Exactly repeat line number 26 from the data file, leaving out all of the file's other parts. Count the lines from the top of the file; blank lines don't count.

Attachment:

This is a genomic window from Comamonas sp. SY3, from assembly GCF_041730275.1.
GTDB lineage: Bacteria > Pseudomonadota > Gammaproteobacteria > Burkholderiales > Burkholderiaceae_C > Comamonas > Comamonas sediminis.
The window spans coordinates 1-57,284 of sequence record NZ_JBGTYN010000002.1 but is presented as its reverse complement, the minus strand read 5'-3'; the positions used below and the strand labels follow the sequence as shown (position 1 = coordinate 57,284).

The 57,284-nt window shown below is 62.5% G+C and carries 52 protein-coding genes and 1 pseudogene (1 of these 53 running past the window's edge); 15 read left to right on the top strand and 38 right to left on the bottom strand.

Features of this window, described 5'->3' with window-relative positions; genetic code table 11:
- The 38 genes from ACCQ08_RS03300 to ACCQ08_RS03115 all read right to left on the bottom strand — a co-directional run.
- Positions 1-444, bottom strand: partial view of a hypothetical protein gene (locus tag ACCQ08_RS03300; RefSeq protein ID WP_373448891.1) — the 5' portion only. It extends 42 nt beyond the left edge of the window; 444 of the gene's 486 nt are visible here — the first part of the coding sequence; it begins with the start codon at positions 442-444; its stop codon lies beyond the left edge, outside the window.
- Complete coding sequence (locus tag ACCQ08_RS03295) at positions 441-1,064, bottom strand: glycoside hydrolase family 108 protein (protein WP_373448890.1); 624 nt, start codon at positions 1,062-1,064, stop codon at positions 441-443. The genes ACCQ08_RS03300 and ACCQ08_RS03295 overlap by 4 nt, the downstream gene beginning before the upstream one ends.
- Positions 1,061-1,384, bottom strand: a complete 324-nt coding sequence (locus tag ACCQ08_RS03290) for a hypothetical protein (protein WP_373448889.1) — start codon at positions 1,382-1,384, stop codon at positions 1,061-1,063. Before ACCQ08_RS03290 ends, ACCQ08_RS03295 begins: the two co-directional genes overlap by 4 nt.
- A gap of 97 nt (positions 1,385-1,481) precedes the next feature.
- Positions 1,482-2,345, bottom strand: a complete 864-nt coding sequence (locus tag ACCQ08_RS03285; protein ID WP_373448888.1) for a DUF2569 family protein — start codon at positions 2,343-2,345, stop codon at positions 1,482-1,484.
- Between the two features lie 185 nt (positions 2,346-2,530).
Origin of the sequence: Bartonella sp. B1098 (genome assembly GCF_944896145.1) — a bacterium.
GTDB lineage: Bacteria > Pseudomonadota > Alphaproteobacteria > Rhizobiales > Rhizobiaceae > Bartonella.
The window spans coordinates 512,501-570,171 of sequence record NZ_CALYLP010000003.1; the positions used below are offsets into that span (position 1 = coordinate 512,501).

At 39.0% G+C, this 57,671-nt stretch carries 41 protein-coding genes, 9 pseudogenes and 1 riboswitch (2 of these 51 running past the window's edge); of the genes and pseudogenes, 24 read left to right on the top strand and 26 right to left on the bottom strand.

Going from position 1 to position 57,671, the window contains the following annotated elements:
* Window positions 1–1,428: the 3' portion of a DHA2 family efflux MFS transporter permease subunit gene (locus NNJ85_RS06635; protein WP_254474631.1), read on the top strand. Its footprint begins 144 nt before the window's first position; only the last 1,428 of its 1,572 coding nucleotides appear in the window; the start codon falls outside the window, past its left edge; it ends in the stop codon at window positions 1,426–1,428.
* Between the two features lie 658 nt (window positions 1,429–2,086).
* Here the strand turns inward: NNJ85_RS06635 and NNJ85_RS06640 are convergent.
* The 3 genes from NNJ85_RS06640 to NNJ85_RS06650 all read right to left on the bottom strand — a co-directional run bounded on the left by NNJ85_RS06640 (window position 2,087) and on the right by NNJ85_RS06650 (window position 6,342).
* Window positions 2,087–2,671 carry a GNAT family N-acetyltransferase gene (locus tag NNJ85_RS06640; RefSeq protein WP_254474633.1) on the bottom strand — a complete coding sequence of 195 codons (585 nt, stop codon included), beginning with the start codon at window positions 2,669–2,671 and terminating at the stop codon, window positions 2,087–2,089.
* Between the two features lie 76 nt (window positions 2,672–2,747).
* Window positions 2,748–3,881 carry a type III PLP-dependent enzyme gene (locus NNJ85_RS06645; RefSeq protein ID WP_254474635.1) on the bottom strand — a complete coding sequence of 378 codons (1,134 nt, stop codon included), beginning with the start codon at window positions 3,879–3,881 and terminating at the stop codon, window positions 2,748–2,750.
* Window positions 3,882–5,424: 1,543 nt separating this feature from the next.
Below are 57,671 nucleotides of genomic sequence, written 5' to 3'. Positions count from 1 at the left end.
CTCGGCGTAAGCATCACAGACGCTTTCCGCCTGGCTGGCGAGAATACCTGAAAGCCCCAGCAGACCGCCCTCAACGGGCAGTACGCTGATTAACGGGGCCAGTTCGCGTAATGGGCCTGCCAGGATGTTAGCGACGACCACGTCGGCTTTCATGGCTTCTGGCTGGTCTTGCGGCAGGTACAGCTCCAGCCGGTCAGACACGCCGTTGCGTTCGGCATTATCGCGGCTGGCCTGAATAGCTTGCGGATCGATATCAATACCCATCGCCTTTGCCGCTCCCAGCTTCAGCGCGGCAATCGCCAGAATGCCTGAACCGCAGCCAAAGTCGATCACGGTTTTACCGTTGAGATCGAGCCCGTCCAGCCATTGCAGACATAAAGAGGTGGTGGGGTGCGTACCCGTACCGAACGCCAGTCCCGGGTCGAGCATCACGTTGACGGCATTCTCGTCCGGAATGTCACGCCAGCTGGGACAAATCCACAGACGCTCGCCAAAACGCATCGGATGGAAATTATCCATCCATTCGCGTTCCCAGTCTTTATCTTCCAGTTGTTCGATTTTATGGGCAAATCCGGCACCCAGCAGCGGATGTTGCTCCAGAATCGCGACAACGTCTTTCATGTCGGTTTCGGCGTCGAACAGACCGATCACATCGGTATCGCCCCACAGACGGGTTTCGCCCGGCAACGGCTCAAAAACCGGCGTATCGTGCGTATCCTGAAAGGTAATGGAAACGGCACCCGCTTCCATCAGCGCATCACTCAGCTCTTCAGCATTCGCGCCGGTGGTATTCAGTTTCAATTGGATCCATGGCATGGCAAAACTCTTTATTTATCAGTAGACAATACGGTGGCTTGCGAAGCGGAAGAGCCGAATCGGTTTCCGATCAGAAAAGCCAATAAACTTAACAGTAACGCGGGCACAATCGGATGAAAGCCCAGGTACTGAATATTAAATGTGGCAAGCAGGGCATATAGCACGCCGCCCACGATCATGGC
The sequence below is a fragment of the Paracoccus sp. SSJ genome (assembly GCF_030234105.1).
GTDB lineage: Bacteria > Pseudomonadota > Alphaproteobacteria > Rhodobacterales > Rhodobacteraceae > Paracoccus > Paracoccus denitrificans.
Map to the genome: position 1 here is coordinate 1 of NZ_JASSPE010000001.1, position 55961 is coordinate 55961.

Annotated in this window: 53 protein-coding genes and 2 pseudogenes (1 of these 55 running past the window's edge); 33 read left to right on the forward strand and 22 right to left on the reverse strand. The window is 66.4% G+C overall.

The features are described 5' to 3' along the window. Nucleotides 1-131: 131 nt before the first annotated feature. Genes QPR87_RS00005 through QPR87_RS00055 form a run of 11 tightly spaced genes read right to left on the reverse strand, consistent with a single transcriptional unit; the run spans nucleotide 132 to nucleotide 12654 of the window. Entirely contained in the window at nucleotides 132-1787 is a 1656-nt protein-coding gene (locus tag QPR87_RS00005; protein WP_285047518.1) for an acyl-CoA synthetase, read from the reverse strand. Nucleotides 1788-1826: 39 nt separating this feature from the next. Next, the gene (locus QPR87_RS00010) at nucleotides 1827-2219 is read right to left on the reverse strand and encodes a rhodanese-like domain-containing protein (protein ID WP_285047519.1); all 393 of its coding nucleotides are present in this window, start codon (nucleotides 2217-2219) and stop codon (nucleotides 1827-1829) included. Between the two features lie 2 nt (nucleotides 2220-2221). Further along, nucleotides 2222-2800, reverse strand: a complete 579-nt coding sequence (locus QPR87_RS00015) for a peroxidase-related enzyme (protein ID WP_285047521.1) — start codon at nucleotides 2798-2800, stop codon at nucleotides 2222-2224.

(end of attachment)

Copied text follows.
Below are 57,671 nucleotides of genomic sequence, written 5' to 3'. Positions count from 1 at the left end.